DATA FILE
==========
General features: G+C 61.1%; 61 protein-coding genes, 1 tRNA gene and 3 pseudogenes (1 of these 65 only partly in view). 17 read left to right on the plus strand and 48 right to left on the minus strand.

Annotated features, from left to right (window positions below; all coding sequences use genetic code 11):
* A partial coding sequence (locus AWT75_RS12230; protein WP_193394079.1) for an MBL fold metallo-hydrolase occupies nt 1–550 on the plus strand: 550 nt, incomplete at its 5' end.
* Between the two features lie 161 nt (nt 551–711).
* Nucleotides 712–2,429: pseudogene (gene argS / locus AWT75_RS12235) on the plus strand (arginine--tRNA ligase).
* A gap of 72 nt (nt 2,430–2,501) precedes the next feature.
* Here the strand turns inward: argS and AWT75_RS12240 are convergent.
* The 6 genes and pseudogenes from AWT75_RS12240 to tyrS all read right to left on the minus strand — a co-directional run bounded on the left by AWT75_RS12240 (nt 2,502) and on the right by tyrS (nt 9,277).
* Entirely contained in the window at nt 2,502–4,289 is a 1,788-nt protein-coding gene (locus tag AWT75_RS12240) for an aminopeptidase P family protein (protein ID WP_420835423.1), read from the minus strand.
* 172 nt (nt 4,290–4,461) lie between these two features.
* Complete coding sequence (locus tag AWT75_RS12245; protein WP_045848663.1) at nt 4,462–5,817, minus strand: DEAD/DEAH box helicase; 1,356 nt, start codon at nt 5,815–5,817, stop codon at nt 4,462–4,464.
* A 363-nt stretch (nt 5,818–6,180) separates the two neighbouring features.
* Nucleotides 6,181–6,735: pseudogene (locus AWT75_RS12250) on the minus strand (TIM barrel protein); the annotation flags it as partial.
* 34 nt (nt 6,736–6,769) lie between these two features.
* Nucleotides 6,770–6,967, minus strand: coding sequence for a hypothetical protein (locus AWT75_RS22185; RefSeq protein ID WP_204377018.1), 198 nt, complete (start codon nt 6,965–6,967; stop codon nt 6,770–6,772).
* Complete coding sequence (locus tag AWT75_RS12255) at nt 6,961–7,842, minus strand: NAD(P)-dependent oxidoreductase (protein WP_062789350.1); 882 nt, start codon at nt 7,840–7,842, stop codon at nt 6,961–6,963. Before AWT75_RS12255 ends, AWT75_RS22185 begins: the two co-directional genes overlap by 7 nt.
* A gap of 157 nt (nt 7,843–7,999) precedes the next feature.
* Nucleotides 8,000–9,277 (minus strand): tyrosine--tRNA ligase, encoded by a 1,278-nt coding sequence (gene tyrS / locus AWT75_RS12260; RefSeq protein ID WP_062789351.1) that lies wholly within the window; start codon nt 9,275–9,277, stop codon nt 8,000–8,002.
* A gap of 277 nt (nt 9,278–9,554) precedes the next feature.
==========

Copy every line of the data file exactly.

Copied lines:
General features: G+C 61.1%; 61 protein-coding genes, 1 tRNA gene and 3 pseudogenes (1 of these 65 only partly in view). 17 read left to right on the plus strand and 48 right to left on the minus strand.

Annotated features, from left to right (window positions below; all coding sequences use genetic code 11):
* A partial coding sequence (locus AWT75_RS12230; protein WP_193394079.1) for an MBL fold metallo-hydrolase occupies nt 1–550 on the plus strand: 550 nt, incomplete at its 5' end.
* Between the two features lie 161 nt (nt 551–711).
* Nucleotides 712–2,429: pseudogene (gene argS / locus AWT75_RS12235) on the plus strand (arginine--tRNA ligase).
* A gap of 72 nt (nt 2,430–2,501) precedes the next feature.
* Here the strand turns inward: argS and AWT75_RS12240 are convergent.
* The 6 genes and pseudogenes from AWT75_RS12240 to tyrS all read right to left on the minus strand — a co-directional run bounded on the left by AWT75_RS12240 (nt 2,502) and on the right by tyrS (nt 9,277).
* Entirely contained in the window at nt 2,502–4,289 is a 1,788-nt protein-coding gene (locus tag AWT75_RS12240) for an aminopeptidase P family protein (protein ID WP_420835423.1), read from the minus strand.
* 172 nt (nt 4,290–4,461) lie between these two features.
* Complete coding sequence (locus tag AWT75_RS12245; protein WP_045848663.1) at nt 4,462–5,817, minus strand: DEAD/DEAH box helicase; 1,356 nt, start codon at nt 5,815–5,817, stop codon at nt 4,462–4,464.
* A 363-nt stretch (nt 5,818–6,180) separates the two neighbouring features.
* Nucleotides 6,181–6,735: pseudogene (locus AWT75_RS12250) on the minus strand (TIM barrel protein); the annotation flags it as partial.
* 34 nt (nt 6,736–6,769) lie between these two features.
* Nucleotides 6,770–6,967, minus strand: coding sequence for a hypothetical protein (locus AWT75_RS22185; RefSeq protein ID WP_204377018.1), 198 nt, complete (start codon nt 6,965–6,967; stop codon nt 6,770–6,772).
* Complete coding sequence (locus tag AWT75_RS12255) at nt 6,961–7,842, minus strand: NAD(P)-dependent oxidoreductase (protein WP_062789350.1); 882 nt, start codon at nt 7,840–7,842, stop codon at nt 6,961–6,963. Before AWT75_RS12255 ends, AWT75_RS22185 begins: the two co-directional genes overlap by 7 nt.
* A gap of 157 nt (nt 7,843–7,999) precedes the next feature.
* Nucleotides 8,000–9,277 (minus strand): tyrosine--tRNA ligase, encoded by a 1,278-nt coding sequence (gene tyrS / locus AWT75_RS12260; RefSeq protein ID WP_062789351.1) that lies wholly within the window; start codon nt 9,275–9,277, stop codon nt 8,000–8,002.
* A gap of 277 nt (nt 9,278–9,554) precedes the next feature.